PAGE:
Welcome back to the Testudo Times film room. All season long, we’ll be breaking down the X’s and O’s of Maryland men’s basketball.
First up is Wednesday’s 67-51 loss to Clemson in the ACC/Big Ten Challenge. Spoiler alert: The film is not pretty.
Maryland shot 33% from three-point range, 40% from the field and had 15 total turnovers. And only one player reached double-digit scoring for the Terps. Let’s get to the film to see what went wrong for the Terps in their first loss of the season.
Turnovers contributed to the poor offensive start
Turnovers have been a problem all season for the Terps. This is now the third time in five games that Maryland has turned the ball over at least 15 times. While it didn’t matter against prior weaker opponents, giving the ball up 15 times to a scrappy, tough Clemson team was too much to overcome. And it certainly won’t result in wins against talented Big Ten opponents.
In head coach Mark Turgeon’s post-game press conference, he lamented that his team played selfishly on offense. “We were just standing watching a guy dribble,” he said. Turgeon’s analysis is spot on and the film agrees.
This is the type of stagnant offense that the Terps displayed all game, with five guys on the perimeter watching one guy try to make a play. In this instance, the ball is swung to the right side of the floor. Jairus Hamilton then hands it off to Hakim Hart, who fails to beat his man off the dribble. Hart kicks it out to Aaron Wiggins on the perimeter, and the junior gets called with a traveling violation.
The main problem with this offense is not only that four guys are watching the ball, but that the ball fails to ever make it to the other side of the court. The ball stays on the right side of the court and there is not a single reversal.
When there is no reversal of the ball, it bails the defense out. Maryland should be forcing the defense to work, but with five guys on the perimeter and the ball staying on one side of the floor, the defense’s job becomes much easier, allowing them to force turnovers such as this one.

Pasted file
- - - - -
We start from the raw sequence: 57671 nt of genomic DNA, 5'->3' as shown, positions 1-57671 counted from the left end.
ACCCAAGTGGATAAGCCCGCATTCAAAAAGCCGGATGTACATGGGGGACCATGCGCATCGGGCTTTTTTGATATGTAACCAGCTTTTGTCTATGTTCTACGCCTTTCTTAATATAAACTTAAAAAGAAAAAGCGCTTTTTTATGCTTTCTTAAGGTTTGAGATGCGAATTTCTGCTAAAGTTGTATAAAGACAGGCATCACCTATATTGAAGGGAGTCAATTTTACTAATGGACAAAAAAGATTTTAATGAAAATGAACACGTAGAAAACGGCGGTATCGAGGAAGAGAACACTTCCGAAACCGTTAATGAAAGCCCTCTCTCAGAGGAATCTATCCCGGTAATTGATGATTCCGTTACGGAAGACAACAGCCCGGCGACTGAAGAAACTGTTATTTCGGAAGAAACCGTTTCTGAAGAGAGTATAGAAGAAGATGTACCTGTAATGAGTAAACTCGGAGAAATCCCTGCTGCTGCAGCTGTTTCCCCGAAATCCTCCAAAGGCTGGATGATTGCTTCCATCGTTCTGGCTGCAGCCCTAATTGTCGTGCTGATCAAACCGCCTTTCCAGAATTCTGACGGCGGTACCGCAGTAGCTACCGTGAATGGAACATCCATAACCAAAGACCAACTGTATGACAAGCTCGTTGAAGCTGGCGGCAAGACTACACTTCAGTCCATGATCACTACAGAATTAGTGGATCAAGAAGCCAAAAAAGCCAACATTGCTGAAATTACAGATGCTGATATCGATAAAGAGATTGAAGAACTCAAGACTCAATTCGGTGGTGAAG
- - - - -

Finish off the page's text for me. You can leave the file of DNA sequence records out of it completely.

This is another example of the discombobulated offensive display from Maryland. Clemson is a great man-to-man defensive team. The Tigers have quick hands, move their feet well, plug the passing lanes and are always in the right help positions.
Darryl Morsell tries to make a play here with a right hand drive. The problem is, he is going into crowded space. Galin Smith should be on the block and opposite the ball when a guard is driving downhill. Instead, he comes on the ball side block, bringing his defender over, which creates more crowded lanes. Morsell then dribbles into traffic and loses the ball. This poor spacing by Maryland led to a multitude of turnovers all game.
Here is one more example of bad offense that led to a turnover. Once again, Maryland is doing a ton of ball watching instead of moving. Hart catches the ball and rips right, trying to make a play. However, on his attack, he takes flight off of one foot with no plan around the rim. This allows the Clemson defender to step up and take a charge. If Hart had come to a two-foot jump stop, he would have been able to make a clean pass to Reese Mona in the corner for a three-pointer.
While much of the film for the Terps is grave, there were some good plays. This one below is what the Terps should have ran more. Turgeon will expect this type of off-ball movement moving forward from his squad.
This play starts out in an extended horns set and sees Donta Scott pop out to receive the entry at the slot. Eric Ayala, the initiator of the play, then goes and sets a screen for Jairus Hamilton to pop out. Hamilton swings the ball to Ayala, and while that is happening, Aaron Wiggins is setting a back screen on Scott’s man for the sophomore to cut.
Hamilton then goes and sets a down screen for Wiggins to come out for a potential three-ball at the top of the key. That is not open, so Wiggins instead drives to his right and comes to a jump stop. Clemson’s defense converges on Wiggins and he has few options. Ayala sees that and cuts down the middle of the lane, where Wiggins finds him for an easy finish.